Phil Lesh had his first turn of the night fronting the band on “Mountains Of The Moon,” which the Grateful Dead only performed live a handful of times in 1969. The septet’s sparce arrangement of the Hunter/Garcia Aoxomoxoa track gave Anastasio plenty of space to maneuver and he took the jam to a territory frequently explored by his main band. It was then back to Bobby preaching as Weir growled the lyrics to one of the Dead’s last protest songs, “Throwing Stones.” The guitarist was full of emotion as he yelled, “You can buy the whole goddamn government today!” towards the end of the song. The tempo, as with much of the first set, was decidedly slow-paced. The laidback tempo made for a shock to the system when Anastasio shredded a strong peak to bring the set its conclusion.
Chris Robinson Brotherhood/Hard Working Americans guitarist Neal Casal composed five hours of music to be played during setbreak of the five Fare Thee Well concerts. All of Casal’s music was necessary to cover the hour-long intermissions the band took each night including on Sunday. Another Fare Thee Well setbreak tradition was the use of the narrow, digital scoreboards that lined the full lengths of Levi’s Stadium and Soldier Field. The scoreboards were illuminated with deep blue light which made the venues glow. Show organizers had one more setbreak surprise in store on Sunday as a full fireworks display was fired above Soldier Field.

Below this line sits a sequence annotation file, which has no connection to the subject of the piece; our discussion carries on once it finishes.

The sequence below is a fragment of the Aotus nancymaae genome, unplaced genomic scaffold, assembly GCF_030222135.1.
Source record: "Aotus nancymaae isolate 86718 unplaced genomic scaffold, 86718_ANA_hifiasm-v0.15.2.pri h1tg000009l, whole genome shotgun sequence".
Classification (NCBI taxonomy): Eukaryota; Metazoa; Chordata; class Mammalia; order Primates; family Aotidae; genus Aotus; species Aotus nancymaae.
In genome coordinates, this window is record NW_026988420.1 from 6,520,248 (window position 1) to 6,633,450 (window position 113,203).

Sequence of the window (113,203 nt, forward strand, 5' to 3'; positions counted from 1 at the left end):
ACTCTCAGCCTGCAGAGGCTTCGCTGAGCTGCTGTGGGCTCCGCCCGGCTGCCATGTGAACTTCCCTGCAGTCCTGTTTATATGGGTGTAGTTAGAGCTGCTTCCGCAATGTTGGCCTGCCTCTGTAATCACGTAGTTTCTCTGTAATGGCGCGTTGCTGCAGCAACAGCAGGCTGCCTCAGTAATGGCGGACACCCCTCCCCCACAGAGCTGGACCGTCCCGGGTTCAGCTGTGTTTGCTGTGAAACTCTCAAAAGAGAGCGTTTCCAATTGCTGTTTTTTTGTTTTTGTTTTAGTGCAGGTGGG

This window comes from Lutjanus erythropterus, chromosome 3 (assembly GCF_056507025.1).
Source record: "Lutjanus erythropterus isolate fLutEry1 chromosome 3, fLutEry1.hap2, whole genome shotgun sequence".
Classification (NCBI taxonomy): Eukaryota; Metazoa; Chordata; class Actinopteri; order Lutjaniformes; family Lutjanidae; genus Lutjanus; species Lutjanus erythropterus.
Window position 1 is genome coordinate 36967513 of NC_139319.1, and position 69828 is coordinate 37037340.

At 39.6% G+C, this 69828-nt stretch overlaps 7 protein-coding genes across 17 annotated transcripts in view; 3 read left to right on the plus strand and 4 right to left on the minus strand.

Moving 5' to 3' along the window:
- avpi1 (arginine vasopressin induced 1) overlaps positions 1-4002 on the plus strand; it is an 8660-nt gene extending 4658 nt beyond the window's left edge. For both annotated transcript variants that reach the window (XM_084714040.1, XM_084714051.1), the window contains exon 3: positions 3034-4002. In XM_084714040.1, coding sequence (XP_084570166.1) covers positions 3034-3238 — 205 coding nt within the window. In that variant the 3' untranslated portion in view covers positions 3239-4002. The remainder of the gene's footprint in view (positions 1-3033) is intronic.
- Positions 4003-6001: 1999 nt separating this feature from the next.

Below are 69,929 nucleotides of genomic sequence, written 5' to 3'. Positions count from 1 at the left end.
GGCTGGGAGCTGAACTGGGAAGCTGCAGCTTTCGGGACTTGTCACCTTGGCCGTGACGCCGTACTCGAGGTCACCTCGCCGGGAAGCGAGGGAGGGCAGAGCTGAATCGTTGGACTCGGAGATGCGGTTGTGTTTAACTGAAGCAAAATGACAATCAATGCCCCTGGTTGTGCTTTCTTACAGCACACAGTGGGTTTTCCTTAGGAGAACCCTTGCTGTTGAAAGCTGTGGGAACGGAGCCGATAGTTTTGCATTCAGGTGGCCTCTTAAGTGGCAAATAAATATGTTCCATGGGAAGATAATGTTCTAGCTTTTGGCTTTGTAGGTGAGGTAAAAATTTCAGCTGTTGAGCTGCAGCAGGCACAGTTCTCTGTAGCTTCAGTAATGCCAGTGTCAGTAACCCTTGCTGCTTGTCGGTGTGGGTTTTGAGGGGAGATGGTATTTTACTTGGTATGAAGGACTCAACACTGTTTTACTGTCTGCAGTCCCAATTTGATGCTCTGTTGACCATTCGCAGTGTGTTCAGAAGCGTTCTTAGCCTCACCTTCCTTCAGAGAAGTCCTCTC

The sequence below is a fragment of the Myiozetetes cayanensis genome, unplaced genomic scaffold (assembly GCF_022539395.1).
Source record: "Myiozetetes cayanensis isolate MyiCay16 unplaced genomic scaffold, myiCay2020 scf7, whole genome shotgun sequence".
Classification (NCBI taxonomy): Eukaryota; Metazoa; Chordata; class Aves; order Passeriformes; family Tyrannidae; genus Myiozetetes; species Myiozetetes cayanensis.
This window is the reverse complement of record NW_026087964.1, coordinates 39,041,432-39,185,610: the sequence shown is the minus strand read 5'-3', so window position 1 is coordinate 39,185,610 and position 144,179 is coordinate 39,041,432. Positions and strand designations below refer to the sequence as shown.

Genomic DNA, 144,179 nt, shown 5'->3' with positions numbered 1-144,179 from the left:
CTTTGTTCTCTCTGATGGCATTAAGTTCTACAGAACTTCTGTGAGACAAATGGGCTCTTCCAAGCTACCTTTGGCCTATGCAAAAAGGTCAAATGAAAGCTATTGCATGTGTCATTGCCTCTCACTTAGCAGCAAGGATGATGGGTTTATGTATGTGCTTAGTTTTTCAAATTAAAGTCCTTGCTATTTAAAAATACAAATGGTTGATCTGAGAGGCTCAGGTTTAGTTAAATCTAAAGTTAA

The band returned to the stage towards the end of the fireworks show to open the second set with “Truckin,” the first song they performed eight days earlier at their Santa Clara debut. A repeat of “Truckin” gave the audience of Deadheads a final chance to scream and shout the “what a long strange trip it’s been” lyric. It was then back to Fare Thee Well debuts for Weir’s “Cassidy.” which featured a blissful jam filled with impressive interplay between Weir and Anastasio. Bobby would come up with a rhythmic melody that Trey would pick up on and add his own spin to before moving on to the next musical idea. All told, the well-jammed “Cassidy” stood out as one of the improvisational highlights of the five-show Fare Thee Well experience.
Anastasio continued to make the most of his lead vocal opportunities when “Althea” came around. He also shined in “Althea”s short but sweet and groovy jam. Lesh seemed especially impressed as he embraced Trey and whispered something in the guitarist’s ear after “Althea.” Next up was “Terrapin Station,” a song Phish famously performed on the third anniversary of Jerry Garcia’s death ending a 12 year span in which the Vermonters didn’t perform any Grateful Dead covers. Phil Lesh and Bob Weir shared lead vocal duties on “Terrapin.” While far from a perfectly played or sung “Terrapin,” there were plenty of moments of beauty within before “Drums” started. The Rhythm Devils showed off their skills for a stadium-sized crowd one last time before the instrumentalists presented a “Space” feast for the senses.